String.split() does it the right way. Between the s and 3, there are two tabs, and between the 3 and 4 there are three tabs. Between those tabs, there are actually empty strings. Those show up, whereas StringTokenizer simply ignores them.
Now, if you want to remove those empty strings, change the regular expression of String.split to "\t+". The + means once or more.
One way would be to use the constructor with a boolean, and make the StringTokenizer return the delimiters as well. But then you'd have to handle the delimiters as special cases. Not a nice solution at all.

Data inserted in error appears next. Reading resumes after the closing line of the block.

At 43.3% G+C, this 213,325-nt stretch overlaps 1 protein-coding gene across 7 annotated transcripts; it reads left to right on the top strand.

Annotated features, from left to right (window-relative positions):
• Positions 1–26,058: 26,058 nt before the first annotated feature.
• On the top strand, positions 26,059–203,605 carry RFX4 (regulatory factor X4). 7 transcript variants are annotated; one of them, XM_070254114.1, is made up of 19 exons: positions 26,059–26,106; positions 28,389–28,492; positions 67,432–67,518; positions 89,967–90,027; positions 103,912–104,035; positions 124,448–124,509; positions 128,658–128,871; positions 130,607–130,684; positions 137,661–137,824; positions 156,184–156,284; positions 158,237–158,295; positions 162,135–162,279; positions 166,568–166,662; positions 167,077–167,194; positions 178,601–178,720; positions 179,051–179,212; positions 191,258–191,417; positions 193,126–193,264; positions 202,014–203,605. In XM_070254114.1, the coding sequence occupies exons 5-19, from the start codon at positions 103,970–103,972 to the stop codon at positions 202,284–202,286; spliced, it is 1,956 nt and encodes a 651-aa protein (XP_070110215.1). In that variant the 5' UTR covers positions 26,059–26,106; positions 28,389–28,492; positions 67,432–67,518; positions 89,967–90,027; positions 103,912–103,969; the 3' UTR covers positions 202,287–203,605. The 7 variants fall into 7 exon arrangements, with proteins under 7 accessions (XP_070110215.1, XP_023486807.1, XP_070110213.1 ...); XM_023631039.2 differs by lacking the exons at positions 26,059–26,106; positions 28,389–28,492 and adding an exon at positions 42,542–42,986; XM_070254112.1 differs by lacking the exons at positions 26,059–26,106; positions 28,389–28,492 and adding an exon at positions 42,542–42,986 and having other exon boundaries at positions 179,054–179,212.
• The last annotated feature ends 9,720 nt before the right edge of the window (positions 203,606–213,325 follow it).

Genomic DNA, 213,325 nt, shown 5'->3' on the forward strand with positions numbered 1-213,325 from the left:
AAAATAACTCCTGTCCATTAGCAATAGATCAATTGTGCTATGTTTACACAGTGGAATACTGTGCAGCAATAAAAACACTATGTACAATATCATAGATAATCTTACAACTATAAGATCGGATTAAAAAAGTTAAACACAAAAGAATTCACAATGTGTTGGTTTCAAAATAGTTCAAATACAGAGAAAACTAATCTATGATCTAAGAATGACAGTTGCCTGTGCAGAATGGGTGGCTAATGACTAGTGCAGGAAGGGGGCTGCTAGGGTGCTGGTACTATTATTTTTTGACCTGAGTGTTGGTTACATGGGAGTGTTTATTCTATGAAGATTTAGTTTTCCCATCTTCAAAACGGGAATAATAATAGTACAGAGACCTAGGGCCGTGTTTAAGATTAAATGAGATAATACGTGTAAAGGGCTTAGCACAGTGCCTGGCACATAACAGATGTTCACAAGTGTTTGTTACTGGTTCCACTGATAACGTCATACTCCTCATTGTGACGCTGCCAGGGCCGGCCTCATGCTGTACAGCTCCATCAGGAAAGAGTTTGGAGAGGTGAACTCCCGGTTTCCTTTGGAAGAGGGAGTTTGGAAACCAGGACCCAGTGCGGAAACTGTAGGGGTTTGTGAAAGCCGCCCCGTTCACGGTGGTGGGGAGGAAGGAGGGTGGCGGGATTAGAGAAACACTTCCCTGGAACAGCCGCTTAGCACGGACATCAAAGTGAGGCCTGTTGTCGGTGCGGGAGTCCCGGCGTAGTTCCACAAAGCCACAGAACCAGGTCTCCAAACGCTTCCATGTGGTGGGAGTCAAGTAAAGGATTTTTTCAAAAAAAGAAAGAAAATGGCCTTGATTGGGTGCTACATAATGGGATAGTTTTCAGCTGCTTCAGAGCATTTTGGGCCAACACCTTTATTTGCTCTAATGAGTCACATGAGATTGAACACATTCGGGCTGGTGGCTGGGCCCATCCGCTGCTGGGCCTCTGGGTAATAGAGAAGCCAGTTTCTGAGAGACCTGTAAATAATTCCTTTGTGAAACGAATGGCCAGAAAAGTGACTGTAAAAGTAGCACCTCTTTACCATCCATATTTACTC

The other option (and my favourite): don't use StringTokenizer at all. String.split does just what you want, and you can mimick StringTokenizer's behaviour very easily with String.split; the other way around is harder as you have just noticed.